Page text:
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About this product
- DescriptionThis book discusses the experience of nearly 100,000 French colonial prisoners of war captured by Nazi Germany during World War II. Raffael Scheck shows that the German treatment of French colonial soldiers improved dramatically after initial abuses, leading the French authorities in 1945 to believe that there was a possible German plot to instigate a rebellion in the French empire. Scheck illustrates that the colonial prisoners' contradictory experiences with French authorities, French civilians, and German guards created strong demands for equal rights at the end of the war, leading to clashes with a colonial administration eager to reintegrate them into a discriminatory routine.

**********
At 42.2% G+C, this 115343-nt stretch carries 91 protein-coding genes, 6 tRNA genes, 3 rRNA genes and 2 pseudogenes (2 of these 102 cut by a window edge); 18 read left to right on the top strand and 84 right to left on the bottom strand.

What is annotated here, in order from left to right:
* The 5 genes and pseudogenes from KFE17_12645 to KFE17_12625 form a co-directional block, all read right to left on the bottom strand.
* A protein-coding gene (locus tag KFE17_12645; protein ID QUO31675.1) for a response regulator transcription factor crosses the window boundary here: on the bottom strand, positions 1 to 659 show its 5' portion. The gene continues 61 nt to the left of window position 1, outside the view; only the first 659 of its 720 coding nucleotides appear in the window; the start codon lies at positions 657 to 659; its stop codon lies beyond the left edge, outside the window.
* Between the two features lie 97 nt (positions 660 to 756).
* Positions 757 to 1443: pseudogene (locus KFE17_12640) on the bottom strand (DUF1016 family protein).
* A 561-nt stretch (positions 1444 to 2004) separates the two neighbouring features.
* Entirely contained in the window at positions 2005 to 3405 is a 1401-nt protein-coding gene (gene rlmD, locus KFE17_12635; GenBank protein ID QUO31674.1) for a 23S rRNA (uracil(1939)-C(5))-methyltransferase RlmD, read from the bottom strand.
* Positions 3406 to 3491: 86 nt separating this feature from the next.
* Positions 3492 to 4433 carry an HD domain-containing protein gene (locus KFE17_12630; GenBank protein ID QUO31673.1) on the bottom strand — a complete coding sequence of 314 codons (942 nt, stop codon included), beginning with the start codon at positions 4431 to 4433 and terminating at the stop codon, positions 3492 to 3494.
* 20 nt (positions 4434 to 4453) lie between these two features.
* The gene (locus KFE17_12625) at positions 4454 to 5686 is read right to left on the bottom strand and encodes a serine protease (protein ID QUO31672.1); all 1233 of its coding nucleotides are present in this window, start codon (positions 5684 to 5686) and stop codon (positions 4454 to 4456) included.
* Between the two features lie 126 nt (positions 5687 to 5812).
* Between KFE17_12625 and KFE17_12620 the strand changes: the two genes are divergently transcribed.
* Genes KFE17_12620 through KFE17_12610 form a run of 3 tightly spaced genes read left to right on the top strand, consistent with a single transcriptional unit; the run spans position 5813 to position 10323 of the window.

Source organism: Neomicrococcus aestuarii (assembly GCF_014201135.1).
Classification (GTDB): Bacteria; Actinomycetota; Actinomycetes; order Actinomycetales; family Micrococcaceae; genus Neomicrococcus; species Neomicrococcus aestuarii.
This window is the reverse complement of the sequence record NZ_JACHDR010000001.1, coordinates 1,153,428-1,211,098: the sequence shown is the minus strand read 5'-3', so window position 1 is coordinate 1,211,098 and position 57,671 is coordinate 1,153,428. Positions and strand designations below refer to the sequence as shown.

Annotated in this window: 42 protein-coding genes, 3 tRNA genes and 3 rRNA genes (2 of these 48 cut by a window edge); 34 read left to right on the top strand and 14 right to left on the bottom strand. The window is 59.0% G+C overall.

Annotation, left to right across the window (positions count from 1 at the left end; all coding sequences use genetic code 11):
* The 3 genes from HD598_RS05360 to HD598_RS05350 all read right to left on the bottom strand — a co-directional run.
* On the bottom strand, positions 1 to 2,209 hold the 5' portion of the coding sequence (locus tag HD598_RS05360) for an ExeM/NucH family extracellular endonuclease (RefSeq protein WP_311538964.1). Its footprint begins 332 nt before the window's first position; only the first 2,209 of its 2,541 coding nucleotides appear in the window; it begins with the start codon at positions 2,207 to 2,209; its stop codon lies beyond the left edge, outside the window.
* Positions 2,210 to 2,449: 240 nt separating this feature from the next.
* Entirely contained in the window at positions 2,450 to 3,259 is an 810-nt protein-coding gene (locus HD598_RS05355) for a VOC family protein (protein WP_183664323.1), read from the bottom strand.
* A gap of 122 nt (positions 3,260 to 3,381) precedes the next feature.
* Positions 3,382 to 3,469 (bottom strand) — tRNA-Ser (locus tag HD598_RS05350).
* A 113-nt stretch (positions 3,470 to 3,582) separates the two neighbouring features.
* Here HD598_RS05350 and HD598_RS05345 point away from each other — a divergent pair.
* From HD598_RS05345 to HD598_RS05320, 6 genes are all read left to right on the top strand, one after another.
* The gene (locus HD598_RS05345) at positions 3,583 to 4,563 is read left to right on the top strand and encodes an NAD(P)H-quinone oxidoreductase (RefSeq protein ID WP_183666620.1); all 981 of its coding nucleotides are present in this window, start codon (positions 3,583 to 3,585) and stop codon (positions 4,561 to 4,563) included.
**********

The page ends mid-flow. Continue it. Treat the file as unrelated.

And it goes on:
- Author BiographyRaffael Scheck is Katz Distinguished Teaching Professor of Modern European History at Colby College. He is the author of five books and more than twenty articles on German history ranging from 1871 to 1945. In 2006, Scheck published the book Hitler's African Victims: The German Army Massacres of Black French Soldiers in 1940 (Cambridge University Press, 2006), which also appeared in French and German. The German edition was selected as the fourth best nonfiction book published in German in 2009 by a group of editors and journalists. He completed a habilitation at the University of Basel in 2003.
- Author(s)Raffael Scheck
- PublisherCambridge University Press
- Date of Publication15/12/2014
- SubjectMilitary History
- Place of PublicationCambridge
- Country of PublicationUnited Kingdom
- ImprintCambridge University Press
- Content Note16 b/w illus. 2 tables
- Weight660 g
- Width152 mm
- Height228 mm
- Spine24 mm
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